Tyler Clementi Doesn't Care About Cyber-Bullying Policies

Guest Blogger: Kathleen Keelan, Prevention Consultants, LLC

Tyler ClementiI have a hard time telling the parents of a cyber-bullied student that their school “has a policy.”  I have a hard time explaining to a child that even though they feel like their whole existence is being shattered every day, all day and all night, that their school district really does care about them.    It’s hard to explain to a cyber-bullied student and their parents that the school truly cares that they feel safe.

This I know for sure: the policy is only as good as the people who enforce it.

School officials are scrambling right now due to the “epidemic” of suicides from cyber bullying.  Law enforcement is scrambling right now to define their role in this growing phenomenon.  The National Crime Prevention Council is happy that physical bullying amongst children has declined.  However, the rate of cyber bullying is increasing at an alarming rate.  Right now the NCPS found that among teenagers, more than 43% are victims of cyber bullying.

Do you think that 50% of the kids care about a national law against cyber bullying?  I stood in front of a group of parents last night and tried to explain to them that although there is no program to teach about cyber bullying prevention in their school, there is a policy.  This I know for sure: the policy is only as good as the people who enforce it.  As one mom of a teen who was ruthlessly cyber bullied screamed at the top of her lungs at a school board meeting, “Don’t wave that cyber bullying policy in my face and tell me that is what you are doing to help my son.”

Ellen DeGeneres tearfully proclaimed on her now famous video October 3, 2010 that “Things will get better, and you should be alive to see it.”  We have got to stop hiding behind policies and help assure kids we care that they are alive to see the policies actually help those who are being cyber bullied.

Sileo: Kathleen Keelan is a dear friend of mine and an expert in this subject matter. Kathleen’s point that policy does not automatically guarantee action and even more importantly, that policy is never a replacement for action is one that I deal with every day in the corporate world. Having a policy isn’t good enough. You have to build a culture around that policy that weaves a belief system of action into the very fabric of the organization. Whether we are trying to protect data, our employees or our children, a policy without follow through is but an empty set of words. If you need help with cyber bullying in your school, please contact her on 303-521-5427 or learn more about Prevention Consultants, LLC at their website.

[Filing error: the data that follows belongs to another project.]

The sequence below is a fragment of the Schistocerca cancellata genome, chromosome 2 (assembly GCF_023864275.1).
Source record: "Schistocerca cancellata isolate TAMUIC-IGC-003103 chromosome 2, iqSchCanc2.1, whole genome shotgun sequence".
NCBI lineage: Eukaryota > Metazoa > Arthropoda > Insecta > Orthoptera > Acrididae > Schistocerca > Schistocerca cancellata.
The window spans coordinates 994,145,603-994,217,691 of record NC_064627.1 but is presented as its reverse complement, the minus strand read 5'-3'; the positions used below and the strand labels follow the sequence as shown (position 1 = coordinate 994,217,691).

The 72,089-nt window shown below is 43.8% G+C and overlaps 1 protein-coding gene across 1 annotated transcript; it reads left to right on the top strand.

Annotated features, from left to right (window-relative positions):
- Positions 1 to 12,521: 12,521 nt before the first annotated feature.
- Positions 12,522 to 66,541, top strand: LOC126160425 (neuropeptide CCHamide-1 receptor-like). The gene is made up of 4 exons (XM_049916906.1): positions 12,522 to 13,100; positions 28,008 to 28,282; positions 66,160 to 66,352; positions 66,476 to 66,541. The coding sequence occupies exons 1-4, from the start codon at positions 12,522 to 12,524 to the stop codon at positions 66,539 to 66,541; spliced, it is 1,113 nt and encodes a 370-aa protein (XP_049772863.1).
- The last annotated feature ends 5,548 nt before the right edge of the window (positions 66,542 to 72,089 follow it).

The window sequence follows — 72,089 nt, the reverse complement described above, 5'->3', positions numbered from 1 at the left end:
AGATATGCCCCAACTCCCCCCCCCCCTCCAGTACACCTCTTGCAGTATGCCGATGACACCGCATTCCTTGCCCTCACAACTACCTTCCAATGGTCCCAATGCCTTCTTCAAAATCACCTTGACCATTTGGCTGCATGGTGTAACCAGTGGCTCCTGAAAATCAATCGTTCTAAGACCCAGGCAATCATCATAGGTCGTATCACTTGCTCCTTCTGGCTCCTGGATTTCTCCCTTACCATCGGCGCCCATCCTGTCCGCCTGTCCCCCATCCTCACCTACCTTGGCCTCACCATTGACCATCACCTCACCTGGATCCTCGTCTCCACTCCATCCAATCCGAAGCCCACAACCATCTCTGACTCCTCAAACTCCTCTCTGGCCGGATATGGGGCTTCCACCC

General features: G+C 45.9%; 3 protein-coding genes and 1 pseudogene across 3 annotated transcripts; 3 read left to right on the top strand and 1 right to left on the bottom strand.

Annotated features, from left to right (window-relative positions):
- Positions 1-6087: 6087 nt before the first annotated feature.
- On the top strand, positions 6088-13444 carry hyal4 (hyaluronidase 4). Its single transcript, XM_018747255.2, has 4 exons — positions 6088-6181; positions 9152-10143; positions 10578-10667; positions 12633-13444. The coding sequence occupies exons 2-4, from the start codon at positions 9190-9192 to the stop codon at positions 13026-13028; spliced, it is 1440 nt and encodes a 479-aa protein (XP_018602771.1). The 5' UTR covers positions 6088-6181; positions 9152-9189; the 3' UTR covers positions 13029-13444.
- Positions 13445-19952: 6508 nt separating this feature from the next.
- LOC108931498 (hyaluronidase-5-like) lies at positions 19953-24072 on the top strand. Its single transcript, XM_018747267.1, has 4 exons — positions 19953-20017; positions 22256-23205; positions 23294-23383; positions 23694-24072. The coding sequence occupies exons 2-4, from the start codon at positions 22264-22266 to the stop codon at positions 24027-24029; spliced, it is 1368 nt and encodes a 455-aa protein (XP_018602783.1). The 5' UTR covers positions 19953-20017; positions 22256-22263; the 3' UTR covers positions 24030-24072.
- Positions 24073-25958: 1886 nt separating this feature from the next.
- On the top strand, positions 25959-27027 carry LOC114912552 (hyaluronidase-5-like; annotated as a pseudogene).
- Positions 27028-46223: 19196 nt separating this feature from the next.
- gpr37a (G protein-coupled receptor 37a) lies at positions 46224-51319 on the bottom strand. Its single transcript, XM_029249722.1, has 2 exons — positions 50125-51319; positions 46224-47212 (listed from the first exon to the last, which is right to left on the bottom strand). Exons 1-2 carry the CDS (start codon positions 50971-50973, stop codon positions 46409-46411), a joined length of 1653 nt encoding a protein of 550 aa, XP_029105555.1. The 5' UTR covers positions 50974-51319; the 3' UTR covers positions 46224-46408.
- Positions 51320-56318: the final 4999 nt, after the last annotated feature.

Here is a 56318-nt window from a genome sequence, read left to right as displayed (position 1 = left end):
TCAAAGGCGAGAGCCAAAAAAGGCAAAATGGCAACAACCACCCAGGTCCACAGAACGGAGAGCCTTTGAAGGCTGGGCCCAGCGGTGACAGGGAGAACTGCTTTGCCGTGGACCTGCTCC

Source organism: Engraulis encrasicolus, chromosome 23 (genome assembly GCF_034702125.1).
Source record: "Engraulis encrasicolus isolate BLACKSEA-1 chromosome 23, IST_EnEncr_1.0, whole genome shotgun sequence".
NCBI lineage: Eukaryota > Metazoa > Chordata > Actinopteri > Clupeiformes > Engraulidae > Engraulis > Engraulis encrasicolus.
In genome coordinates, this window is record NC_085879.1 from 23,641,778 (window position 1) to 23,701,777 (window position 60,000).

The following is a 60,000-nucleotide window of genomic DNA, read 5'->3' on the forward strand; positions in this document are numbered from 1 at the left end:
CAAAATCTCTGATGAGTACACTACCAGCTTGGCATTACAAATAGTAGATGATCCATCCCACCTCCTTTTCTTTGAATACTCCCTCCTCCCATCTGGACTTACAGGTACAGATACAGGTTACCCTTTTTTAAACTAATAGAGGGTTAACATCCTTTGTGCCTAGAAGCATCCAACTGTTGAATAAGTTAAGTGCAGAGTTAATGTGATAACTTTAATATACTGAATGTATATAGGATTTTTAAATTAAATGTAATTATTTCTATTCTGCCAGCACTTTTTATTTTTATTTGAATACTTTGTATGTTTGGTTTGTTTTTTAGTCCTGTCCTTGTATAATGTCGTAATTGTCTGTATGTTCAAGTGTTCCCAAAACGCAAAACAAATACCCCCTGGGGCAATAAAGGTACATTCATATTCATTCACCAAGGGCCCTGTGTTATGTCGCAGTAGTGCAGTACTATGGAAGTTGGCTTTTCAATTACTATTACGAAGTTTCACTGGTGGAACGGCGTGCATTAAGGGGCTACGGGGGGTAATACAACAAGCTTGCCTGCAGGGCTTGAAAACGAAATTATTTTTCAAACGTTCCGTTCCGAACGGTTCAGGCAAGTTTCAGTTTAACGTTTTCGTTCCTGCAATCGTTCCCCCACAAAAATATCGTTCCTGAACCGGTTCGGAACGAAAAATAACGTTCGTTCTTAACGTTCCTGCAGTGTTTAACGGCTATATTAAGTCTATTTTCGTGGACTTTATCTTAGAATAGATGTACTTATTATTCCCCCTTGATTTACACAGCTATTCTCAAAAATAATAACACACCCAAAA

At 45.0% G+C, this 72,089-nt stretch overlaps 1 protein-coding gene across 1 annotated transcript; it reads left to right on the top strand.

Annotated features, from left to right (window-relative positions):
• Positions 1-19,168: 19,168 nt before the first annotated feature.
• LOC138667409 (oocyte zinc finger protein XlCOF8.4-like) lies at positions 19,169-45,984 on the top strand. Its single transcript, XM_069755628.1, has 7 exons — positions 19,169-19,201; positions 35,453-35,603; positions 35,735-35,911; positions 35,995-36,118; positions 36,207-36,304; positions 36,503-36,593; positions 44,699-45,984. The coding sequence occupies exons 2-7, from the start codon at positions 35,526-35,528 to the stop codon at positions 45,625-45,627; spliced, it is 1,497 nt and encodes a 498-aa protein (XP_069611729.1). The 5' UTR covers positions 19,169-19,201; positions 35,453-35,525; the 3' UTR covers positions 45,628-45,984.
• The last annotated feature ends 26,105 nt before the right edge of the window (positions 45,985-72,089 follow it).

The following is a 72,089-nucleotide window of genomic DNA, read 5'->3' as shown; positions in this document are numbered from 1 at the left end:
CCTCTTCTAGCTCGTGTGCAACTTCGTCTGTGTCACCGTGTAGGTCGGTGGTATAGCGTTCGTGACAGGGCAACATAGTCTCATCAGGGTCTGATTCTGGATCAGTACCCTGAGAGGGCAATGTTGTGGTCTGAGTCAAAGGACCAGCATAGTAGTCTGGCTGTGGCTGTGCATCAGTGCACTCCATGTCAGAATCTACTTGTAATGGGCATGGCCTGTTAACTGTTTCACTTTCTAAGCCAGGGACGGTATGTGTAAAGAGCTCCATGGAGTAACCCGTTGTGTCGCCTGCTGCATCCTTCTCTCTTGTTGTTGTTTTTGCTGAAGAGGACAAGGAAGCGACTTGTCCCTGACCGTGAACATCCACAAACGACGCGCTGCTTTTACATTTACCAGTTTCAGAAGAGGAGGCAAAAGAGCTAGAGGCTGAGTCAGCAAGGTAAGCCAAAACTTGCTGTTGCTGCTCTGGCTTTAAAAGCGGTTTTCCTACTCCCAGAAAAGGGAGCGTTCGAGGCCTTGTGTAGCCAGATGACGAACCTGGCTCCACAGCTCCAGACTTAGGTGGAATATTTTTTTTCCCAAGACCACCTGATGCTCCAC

Cyber Bullying: Protect Your Child

Recent events have raised the serious issue of cyber bullying among children and teens. CNN.com just published this article on protecting your children from online bullies and it is a must read for any parent, teen, or internet user. Here is a partial reprint of the article – you can read it on CNN in it’s original format (see link below).

(CNN) — As cyber bullying emerges as a nasty and easy supplement to traditional schoolyard taunts, a raft of online tools have come on the market to help parents prevent it or respond to it.

But experts say common sense parenting and simple awareness about the potential for trouble might be some of the most valuable tools to prevent damaging electronic harassment.

The most simple way to start? Get involved in your child’s online life. Then stay out of the way.